Thrifty Sister Newsletter Vol 6, Issue 13 – October 27, 2013

Thrifty Sister Newsletter Vol 6, Issue 13 – October 27, 2013

Greetings, my Thrifty Sisters!  I hope that you each had a fantastic week and were able to sneak in time to do a little thrifty fun!  (I am still hoping that someone will share the fruits of their labor with me on that apple pie in a jar recipe that I shared last week!)

My sister Karen has returned to sharing tips with the Thrifty Sisters (I have missed your sage advice and humor!)!  Karen had some clever tib-bits to share about olive oil:

Hi Lora,

The lady who sold me some black pearl earrings in Kaui said to rub olive oil on the pearls, as it helps clean them while not depleting them of their sheen, once a year.  I used it for a while as a tanning oil when I ran out of my Maui Babe lotion.  Maui Babe has kakui oil, caffeine, some other oil, etc. so it probably also made me smell like a tanned potato.  We use oil (can be any oil) to once a year heat up our pots and pans evenly to (a hot temperature), and lacquer it in the pots and pans, and then wash them.  It keeps the teflon on the pan, acting as a barrier between the wooden spoon and the pot/pan for almost a year. – Karen

Karen, these are great tib-bits!  Thank you so much for sharing! Has anyone else used olive oil for additional uses? That olive oil is pretty versatile stuff – from cleaning pearls to coating pans, to tanning – wow – who knew!? It is like joys of vinegar for the oil world!

And, speaking of vinegar, I realize that I love to tout the joys of it’s use, but there are always a few good reminders of when NOT to use vinegar. The following article has some great reminders and new to me information about when vinegar may not be the smartest of choices for certain cleaning chores.

“8 Ways Not to Use Vinegar” by By Adam Verwymeren, http://www.care2.com/greenliving/8-ways-not-to-use-vinegar.html

Common household vinegar is one of those wonder products that people are always discovering new uses for. Whether you want to drive away dandruff, eradicate mildew, or keep bugs at bay, vinegar has been proposed as a solution to just about every problem under the sun.

But while it has a number of uses, vinegar isn’t always the solution, and on occasion it can be downright dangerous. Here are the top 8 ways not to put this miracle substance to work in your home.

1. While vinegar is good at cleaning many things, you shouldn’t confuse it with soap. Alkaline cleaners like dish detergent are ideally suited for lifting grease, whereas vinegar will have little effect on it. If you have a greasy cleaning job, reach for regular soap and leave the vinegar on the shelf.

2. You should never use vinegar on waxed surfaces. The vinegar will only strip the wax off, dulling the sheen on your nicely shined car. However, vinegar is a great option if you’re looking to remove an old coat of wax before you put down a fresh layer of polish.

3. Do not use vinegar on marble countertops or other stoneware, as it can cause the stone to pit and corrode, according to the Marble Institute.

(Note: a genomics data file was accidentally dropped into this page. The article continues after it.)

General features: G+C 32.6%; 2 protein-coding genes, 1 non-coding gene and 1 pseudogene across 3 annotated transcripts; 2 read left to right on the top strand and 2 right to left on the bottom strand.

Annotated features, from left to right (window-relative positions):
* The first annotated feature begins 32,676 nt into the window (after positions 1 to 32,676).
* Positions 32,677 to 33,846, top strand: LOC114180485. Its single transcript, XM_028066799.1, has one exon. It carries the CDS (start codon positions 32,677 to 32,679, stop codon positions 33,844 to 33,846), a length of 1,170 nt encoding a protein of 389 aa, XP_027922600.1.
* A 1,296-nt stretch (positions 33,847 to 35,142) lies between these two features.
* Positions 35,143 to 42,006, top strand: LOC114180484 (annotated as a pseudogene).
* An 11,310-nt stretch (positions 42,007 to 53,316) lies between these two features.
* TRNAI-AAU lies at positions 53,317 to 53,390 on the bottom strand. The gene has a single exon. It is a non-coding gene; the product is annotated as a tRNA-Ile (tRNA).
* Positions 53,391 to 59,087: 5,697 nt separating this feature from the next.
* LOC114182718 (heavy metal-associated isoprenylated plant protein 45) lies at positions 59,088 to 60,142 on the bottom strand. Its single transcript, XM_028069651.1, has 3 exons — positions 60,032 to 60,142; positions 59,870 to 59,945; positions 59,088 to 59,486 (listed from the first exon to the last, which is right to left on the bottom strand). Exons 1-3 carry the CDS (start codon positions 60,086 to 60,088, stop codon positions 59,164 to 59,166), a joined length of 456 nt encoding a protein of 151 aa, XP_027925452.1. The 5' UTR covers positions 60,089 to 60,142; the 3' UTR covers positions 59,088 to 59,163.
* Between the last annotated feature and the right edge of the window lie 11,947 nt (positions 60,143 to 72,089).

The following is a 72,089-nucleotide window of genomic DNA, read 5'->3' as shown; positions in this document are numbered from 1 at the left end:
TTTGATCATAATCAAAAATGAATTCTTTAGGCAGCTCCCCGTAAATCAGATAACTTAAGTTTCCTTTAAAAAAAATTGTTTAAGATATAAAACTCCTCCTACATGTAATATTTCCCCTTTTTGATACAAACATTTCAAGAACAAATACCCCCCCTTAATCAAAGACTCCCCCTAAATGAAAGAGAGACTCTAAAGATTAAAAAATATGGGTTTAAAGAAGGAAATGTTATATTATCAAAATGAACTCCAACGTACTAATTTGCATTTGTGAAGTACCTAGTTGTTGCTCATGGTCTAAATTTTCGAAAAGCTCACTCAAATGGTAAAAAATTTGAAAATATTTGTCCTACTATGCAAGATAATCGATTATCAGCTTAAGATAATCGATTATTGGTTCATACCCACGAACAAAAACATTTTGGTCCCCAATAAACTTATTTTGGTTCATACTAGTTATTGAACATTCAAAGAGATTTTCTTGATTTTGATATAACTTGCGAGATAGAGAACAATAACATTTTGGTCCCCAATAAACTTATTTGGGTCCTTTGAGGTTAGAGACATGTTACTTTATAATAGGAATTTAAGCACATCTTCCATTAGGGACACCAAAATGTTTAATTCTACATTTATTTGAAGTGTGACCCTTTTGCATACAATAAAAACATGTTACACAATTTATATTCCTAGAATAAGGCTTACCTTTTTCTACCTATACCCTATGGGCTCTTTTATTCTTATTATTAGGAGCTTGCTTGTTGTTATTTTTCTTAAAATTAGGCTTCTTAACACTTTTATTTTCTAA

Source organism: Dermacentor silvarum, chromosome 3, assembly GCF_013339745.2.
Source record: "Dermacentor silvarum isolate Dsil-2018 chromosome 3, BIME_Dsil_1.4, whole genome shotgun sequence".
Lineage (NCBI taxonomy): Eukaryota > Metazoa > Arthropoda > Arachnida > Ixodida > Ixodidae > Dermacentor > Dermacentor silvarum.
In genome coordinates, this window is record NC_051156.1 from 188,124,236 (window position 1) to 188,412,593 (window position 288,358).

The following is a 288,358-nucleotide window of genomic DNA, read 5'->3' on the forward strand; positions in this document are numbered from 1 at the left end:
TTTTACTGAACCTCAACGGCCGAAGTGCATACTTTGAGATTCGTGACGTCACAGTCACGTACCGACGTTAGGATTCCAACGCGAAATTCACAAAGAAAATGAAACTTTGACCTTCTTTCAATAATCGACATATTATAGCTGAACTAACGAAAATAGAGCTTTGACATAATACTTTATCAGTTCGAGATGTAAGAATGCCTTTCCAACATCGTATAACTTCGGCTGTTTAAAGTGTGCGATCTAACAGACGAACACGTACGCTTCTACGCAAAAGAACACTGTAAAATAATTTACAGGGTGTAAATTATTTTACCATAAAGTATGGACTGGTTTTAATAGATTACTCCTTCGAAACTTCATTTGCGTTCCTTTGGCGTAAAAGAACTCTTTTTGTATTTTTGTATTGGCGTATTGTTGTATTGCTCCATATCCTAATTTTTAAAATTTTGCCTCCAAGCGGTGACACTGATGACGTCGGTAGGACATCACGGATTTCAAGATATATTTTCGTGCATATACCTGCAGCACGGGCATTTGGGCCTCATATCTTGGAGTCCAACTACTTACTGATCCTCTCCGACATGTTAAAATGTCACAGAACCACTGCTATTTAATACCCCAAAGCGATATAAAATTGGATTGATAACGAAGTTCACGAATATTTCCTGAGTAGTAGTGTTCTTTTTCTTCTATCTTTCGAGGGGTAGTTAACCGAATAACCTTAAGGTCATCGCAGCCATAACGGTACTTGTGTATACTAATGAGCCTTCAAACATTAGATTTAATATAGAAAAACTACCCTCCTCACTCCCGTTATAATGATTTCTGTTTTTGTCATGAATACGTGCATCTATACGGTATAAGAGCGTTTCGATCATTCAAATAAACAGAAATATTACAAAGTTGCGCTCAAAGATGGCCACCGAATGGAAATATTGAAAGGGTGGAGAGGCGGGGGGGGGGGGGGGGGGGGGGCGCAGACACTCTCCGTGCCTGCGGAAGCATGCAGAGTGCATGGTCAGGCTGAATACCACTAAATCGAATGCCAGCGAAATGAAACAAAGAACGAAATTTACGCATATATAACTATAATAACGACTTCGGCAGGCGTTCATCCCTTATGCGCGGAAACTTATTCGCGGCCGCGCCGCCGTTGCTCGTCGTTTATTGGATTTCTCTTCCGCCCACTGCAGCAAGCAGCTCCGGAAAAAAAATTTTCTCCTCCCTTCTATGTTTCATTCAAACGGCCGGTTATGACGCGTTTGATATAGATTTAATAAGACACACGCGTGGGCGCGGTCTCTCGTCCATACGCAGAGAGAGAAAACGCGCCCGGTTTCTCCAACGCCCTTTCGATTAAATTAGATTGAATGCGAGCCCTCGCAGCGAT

4. Your smartphone and laptop monitor probably have a thin layer of oleophobic coating that limits fingerprints and smudges. Acidic vinegar can strip this off, so you should never use it to clean sensitive screens.

5. Cast iron and aluminum are reactive surfaces. If you want to use vinegar to clean pots and pans, use it exclusively on stainless steel and enameled cast iron cookware.

6. While both bleach and vinegar are powerful cleaning agents, when mixed together they make a powerful chemical weapon. Chlorine gas, the stuff used to clear the trenches in World War I, results when bleach is mixed with an acidic substance, so never mix them together.

7. While vinegar can be useful as an insecticide, you shouldn’t spray it directly on bug-infested plants as it can damage them. However, you can use vinegar’s plant-killing effect to your advantage by using it as a weed killer, as suggested by several people on Hometalk.

8. If you’re the victim of an egging, do not try to dissolve the remnants of this prank away with vinegar. Vinegar will cause the proteins in the egg to coagulate, creating a gluey substance that is even more impossible to clean up, says Popular Mechanics.

I also feel obligated to say that although vinegar is touted as a great way to remove mildew and mold, like bleach it only kills surface mold. Most mold problems are deeper than what you see on the surface, and your best bet is to kill them at their source (which is usually leaks and rotting drywall).

As the end of October quickly approaches, there may be a few of you trying to scrounge up some last minute costumes (Halloween is Thursday of this week).  I know that seems to be the case in my home.  Over the years, we have collected a few costume staples that have been reused from year to year, but even with a little help from the Halloween tub, ideas can run dry at the last minute. Once again, Martha has come up with some clever ideas to help those of us who may have lacked in creativity this year.  Check out these ideas that would be fun for any age level!  http://www.marthastewart.com/1039666/last-minute-halloween-costumes-kids/@center/276965/halloween?xsc=eml_msl_2013_10_26#1039443

And with that my Thrifty Sisters, may you each have a spectacular week full of whimsy and fun. Enjoy the new olive oil tricks, and watch were you spray that vinegar! Keep on keeping it thrifty.

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